The Greatest Reward

Teacher of the Year finalist from Fargo makes every child feel special

By Kelly Hagen, NDU Director of Communications

As a second-grade teacher at Ed Clapp Elementary School in Fargo, Jennifer Kujanson’s student-centered approach to education played a huge role in her selection as 2016 Fargo Teacher of the Year and finalist for North Dakota Teacher of the Year. It’s fitting for her to receive her own award, as she annually holds her own “Awards Ceremony” in her classroom, at the end of each year. “I create a special award for every child in my classroom, based on something unique to them,” she said. “Students have talked to me many years later and let me know they kept their award from second grade because it was unique, just for them. I think it’s essential for every child to feel important and needed in their classroom.”

Jennifer Kujanson, second-grade teacher at Ed Clapp Elementary School in Fargo

Those close relationships are at the caore of Kujanson’s teaching philosophy. “Although developing personal relationships takes a lot of time and energy, each year I choose to learn as much as possible about every student in my class,” Kujanson said. “I get to know their likes and dislikes. I understand what motivates them and what can make them shut down. I also share many personal stories so they know about me and my life outside of school. Whenever this is some available time, my students will often beg for a ‘Mrs. Kunanson story.’”

Kujanson also fosters relationships at the building and district level. “Being actively involved in committees helps teachers stay abreast of what is on the horizon in teaching and also gives each of us the opportunity to ask questions and provide input when decisions are being made district-wide,” she said. Kujanson serves on two district task forces, for reading and retention.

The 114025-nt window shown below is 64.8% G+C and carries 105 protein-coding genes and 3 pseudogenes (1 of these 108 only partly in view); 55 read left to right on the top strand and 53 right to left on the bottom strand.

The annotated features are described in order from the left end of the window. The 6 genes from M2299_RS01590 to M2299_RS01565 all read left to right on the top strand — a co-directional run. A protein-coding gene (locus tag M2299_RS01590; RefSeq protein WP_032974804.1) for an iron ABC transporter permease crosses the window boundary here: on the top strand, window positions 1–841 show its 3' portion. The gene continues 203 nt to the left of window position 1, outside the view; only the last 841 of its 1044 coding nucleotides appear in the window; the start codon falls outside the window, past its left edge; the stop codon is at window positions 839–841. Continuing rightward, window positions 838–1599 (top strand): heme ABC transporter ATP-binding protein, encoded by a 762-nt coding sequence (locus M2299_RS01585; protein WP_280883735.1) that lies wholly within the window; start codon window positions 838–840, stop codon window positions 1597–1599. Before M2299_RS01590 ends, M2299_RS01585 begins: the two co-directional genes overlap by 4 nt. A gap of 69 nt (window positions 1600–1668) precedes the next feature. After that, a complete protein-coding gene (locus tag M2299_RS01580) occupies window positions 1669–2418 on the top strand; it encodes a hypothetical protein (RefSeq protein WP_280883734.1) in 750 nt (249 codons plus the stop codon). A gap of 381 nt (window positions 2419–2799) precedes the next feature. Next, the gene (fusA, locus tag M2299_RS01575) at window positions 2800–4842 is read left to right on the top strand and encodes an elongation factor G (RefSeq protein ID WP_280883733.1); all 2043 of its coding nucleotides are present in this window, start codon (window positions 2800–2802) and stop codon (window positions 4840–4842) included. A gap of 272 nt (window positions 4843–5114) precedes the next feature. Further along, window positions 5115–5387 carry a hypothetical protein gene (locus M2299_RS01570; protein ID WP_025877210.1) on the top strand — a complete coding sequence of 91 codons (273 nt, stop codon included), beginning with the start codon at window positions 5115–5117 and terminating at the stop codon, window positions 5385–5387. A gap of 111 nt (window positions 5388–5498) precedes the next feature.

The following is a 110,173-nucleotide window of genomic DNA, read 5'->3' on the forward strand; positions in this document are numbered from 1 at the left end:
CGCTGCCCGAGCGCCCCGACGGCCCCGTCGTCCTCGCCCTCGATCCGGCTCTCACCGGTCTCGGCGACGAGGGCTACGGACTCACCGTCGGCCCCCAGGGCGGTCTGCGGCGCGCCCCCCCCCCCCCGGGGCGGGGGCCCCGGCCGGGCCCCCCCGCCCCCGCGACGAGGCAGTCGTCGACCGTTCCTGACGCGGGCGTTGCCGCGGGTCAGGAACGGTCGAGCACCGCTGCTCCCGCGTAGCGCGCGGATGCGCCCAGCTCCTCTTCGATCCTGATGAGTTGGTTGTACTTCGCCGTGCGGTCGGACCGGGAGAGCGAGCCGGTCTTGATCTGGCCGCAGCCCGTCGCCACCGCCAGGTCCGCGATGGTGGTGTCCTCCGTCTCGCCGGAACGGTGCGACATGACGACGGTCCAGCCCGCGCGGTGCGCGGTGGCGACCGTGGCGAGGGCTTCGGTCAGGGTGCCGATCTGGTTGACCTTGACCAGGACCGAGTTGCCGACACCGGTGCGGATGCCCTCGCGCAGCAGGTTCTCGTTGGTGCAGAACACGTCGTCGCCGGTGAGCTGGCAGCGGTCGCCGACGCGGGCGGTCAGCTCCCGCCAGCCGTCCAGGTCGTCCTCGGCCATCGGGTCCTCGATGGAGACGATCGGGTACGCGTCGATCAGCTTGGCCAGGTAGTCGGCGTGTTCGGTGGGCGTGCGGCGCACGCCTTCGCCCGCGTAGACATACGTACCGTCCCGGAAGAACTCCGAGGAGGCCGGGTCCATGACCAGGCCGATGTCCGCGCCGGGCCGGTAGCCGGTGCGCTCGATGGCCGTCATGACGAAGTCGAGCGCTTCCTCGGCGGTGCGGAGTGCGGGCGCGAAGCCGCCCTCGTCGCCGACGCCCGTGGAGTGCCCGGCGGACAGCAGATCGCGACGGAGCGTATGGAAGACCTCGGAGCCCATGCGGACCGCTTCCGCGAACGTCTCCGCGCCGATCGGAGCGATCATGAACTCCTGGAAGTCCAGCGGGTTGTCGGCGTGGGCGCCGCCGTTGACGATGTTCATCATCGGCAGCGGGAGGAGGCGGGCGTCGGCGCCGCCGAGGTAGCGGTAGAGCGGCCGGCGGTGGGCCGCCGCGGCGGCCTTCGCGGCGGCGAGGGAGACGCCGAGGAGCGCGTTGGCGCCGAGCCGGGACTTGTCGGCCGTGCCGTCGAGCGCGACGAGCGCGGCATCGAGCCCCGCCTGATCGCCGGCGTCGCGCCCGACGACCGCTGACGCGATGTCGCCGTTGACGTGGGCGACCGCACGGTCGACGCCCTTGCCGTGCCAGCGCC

“I think it’s essential for every child to feel important and needed in their classroom.” — Jennifer Kujanson, North Dakota Teacher of the Year finalist

As a member of the Fargo Education Association, Kujanson stays active as a building representative, and she says that she appreciates the communications and networking opportunities she receives by being part of her union. “I feel like there are so many resources I can go to, because we are such a large organization,” she said. “The publications that come out, reading the magazines, the newsletters, all of that, is a huge resource. I was just reading a magazine on our way here, and reading things to my husband out loud, saying, ‘Oh, listen to this! It sounds like our kid!’ or ‘This is in the classroom.’”

Communicating with her students is central to Kujanson’s philosophy of teaching. “My favorite time of each day in the classroom is our Morning Meeting,” she said. She explained that the students will partner up, and talk about their “high and lows.” This teaches them listening skills, like making eye contact and remembering what their partner said, so they can repeat it to the class.

“Our Morning Meeting creates a classroom community, which quickly turns into a family,” Kujanson said. “I still get teary-eyed, remembering how many students shared that their high was how many friends they have made this year, and their low was they won’t have the same classmates next year.”